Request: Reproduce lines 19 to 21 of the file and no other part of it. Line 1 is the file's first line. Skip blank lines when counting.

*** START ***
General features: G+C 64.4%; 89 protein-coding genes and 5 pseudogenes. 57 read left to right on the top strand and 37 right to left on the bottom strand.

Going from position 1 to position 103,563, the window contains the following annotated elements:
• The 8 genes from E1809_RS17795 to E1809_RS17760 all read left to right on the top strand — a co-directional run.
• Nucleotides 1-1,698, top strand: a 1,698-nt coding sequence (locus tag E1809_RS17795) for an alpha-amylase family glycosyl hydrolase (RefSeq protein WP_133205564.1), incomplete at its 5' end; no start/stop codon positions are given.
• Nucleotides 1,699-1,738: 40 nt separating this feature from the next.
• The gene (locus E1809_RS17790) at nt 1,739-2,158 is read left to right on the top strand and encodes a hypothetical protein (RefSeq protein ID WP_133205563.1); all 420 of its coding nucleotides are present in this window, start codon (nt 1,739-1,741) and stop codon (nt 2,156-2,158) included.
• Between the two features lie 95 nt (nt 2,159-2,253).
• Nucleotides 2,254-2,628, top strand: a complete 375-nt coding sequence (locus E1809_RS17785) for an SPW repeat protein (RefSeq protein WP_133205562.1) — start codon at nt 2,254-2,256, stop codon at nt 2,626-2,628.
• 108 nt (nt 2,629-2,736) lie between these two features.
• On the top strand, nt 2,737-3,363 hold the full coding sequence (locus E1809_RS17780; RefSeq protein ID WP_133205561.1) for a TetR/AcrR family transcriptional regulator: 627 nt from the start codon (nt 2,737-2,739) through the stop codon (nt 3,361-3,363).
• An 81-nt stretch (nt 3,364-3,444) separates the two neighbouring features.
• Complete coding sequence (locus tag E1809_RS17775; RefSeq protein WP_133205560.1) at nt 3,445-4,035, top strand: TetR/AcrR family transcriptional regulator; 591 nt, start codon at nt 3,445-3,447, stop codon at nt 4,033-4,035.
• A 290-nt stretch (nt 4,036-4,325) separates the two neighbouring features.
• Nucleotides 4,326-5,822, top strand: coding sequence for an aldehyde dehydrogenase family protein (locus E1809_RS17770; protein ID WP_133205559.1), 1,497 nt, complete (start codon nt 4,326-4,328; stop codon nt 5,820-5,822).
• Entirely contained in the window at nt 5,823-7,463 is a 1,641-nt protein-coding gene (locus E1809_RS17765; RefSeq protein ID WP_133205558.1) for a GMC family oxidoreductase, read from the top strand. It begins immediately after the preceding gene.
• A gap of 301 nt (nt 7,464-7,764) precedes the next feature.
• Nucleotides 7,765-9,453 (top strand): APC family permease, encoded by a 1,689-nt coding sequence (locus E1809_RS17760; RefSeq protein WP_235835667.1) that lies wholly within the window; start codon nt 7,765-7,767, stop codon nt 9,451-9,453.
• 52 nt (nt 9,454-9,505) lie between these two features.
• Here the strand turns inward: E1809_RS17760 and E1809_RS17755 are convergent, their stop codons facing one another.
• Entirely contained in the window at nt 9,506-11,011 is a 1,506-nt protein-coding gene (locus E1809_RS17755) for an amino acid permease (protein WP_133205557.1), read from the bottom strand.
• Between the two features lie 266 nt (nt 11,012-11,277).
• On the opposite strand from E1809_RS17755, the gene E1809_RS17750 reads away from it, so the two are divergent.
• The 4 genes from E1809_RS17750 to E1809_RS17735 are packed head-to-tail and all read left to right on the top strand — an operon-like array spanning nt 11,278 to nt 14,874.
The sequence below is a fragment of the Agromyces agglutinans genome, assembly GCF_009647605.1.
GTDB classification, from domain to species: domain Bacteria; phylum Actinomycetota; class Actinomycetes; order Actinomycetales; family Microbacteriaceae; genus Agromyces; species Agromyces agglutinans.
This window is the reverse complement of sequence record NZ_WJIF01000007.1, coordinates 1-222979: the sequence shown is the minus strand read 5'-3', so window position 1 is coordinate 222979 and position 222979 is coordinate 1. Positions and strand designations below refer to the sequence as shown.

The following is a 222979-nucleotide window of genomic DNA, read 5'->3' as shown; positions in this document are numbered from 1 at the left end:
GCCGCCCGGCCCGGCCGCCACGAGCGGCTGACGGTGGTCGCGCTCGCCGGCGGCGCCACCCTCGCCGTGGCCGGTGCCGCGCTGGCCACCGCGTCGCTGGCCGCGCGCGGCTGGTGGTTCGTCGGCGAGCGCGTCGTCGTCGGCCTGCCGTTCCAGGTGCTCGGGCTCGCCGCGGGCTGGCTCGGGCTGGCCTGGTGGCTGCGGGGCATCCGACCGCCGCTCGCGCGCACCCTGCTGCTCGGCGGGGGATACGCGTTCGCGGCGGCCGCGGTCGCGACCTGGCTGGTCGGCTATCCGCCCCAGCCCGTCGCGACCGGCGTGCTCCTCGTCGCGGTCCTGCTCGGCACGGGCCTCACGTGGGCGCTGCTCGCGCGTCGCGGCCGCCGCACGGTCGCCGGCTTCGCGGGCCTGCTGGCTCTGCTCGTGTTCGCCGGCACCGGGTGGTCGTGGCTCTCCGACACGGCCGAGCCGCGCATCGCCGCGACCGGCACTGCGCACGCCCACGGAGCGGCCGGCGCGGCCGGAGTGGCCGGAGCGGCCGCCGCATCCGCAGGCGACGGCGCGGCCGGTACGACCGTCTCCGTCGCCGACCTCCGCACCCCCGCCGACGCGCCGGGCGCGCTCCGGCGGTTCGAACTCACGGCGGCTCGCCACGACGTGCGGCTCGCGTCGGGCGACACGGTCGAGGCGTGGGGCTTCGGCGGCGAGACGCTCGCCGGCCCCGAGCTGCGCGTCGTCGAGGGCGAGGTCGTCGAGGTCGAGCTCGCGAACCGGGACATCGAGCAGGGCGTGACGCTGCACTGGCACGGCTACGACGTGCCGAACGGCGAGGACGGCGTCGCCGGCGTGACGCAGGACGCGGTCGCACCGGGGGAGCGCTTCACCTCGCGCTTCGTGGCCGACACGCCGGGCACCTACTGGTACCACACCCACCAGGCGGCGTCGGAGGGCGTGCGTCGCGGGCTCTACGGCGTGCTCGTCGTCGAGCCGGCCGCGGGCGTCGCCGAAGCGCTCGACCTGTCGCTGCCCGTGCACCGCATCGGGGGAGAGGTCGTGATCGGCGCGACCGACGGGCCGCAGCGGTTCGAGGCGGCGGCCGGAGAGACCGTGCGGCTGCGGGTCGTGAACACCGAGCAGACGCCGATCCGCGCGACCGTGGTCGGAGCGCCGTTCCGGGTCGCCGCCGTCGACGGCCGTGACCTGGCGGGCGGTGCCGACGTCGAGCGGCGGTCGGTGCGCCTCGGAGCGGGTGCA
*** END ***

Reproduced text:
• Here the strand turns inward: E1809_RS17760 and E1809_RS17755 are convergent, their stop codons facing one another.
• Entirely contained in the window at nt 9,506-11,011 is a 1,506-nt protein-coding gene (locus E1809_RS17755) for an amino acid permease (protein WP_133205557.1), read from the bottom strand.
• Between the two features lie 266 nt (nt 11,012-11,277).